Like Signal, Surespot is an open-source mobile encryption messaging app. It is similar to Wickr in the sense that messages can be timed to be automatically ‘erased’ and, working on both iOS and Android, the app also facilitates ‘multiple identities’.
This mobile encrypted tool was named by ISIS as being their preferred mobile messaging application! This app was designed by ex-US military. Upon hearing that their app was being used by Islamic State they decided to make creating an account more rigorous.
Viber is actually very secure since they claim that they can’t read or listen to any of your chats and calls. The creators and enginners who maintain Viber claim that they access messages since they use end-to-end encryption by default. This means that all the private and group communications are completely encrypted so that only users can read or hear messages.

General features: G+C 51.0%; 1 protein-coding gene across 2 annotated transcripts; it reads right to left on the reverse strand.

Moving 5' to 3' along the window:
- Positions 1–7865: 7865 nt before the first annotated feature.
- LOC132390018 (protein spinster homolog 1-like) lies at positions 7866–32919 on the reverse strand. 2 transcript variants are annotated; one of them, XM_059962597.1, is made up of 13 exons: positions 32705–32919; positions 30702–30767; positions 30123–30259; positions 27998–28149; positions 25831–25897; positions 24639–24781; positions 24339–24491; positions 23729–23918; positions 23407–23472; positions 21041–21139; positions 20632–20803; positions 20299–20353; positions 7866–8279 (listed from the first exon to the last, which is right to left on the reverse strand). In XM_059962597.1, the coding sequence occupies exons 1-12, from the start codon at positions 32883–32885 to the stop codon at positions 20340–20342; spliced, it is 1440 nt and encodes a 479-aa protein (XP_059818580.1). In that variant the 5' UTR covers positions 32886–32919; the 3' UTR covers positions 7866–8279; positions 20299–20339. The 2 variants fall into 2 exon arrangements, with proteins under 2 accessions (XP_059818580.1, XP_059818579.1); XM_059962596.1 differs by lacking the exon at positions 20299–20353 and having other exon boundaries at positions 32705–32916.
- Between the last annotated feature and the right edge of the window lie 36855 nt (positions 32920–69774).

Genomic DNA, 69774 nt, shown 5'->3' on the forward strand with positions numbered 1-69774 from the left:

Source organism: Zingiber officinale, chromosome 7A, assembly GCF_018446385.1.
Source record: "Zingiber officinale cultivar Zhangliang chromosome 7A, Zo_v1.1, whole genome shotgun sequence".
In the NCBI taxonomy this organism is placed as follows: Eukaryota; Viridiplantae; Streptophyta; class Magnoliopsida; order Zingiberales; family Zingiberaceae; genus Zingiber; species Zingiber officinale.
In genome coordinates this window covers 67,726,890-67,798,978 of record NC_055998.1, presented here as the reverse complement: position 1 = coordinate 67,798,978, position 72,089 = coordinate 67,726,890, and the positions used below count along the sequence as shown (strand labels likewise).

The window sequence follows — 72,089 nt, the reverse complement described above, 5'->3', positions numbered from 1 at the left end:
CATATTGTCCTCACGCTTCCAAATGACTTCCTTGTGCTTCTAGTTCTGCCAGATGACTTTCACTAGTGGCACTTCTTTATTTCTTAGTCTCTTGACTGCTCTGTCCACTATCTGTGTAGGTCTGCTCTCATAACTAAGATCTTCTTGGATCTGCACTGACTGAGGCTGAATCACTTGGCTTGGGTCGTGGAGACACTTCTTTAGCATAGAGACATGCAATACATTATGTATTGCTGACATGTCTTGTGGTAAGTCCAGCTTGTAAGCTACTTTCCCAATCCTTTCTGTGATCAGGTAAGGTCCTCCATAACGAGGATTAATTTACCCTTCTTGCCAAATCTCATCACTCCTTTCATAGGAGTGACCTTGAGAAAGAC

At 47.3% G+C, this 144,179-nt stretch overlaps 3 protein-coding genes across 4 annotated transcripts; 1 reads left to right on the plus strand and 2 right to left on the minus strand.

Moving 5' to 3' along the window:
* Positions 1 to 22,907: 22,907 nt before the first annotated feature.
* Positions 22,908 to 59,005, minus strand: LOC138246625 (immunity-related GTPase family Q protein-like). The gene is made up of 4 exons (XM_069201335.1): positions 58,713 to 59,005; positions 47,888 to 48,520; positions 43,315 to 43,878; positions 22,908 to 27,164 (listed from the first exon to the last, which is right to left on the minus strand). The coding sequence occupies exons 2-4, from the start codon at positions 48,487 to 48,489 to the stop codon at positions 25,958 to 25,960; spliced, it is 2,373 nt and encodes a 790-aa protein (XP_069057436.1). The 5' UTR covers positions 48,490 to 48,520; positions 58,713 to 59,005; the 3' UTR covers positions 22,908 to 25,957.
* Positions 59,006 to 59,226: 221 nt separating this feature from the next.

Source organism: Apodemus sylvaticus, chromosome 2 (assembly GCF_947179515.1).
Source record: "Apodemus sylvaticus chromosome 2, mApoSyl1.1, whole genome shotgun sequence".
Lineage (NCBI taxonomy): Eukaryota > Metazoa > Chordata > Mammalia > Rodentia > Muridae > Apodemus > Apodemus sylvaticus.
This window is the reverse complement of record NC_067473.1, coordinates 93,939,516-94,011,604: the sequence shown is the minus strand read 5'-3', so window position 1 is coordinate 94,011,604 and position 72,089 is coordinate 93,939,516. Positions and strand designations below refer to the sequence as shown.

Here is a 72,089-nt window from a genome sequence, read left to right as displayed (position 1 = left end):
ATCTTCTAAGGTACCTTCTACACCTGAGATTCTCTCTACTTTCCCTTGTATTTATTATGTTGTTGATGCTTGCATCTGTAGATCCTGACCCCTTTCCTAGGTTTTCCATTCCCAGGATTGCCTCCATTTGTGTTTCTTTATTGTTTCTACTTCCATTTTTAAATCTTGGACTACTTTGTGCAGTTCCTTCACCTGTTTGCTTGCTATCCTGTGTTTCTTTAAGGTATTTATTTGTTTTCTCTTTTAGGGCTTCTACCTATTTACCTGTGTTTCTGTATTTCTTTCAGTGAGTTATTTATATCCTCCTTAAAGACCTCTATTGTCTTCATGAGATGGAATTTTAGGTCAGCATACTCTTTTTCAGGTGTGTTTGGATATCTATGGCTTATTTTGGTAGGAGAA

Released in December 2012, this Swiss-engineered mobile app has (like all the other encrypted messaging tools listed in this resource), end-to-end encryption. According to Threema, “messages are stored for up to 14 days if not deleted on servers; whichever comes first”. This makes it impossible for law enforcement to subpoena Threema. Interesting as a tangent to note that Threema joins the list of other notable and successful Cybersecurity companies such as Protonmail.
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We've interviewed over 25 Cybersecurity Professionals to ask them that exact question...
No, GSM calls (and data traffic) are not always encrypted. 2G connections can be unencrypted as part of the 2G protocol and even if you have a 3G or 4G phone you still can make those unencrypted 2G calls. In a perfect world all calls would be encrypted as you would expect providers to turn on 2G encryption.
From the Home screen, tap Apps (located in the lower right) > settings > personal settings > security > encryption > encrypt phone > “enable” or “disable.”
Go to Settings > Security and you will see the Encrypt Phone option. If your phone is already encrypted, it will say so but if not, tap on it and follow the instructions.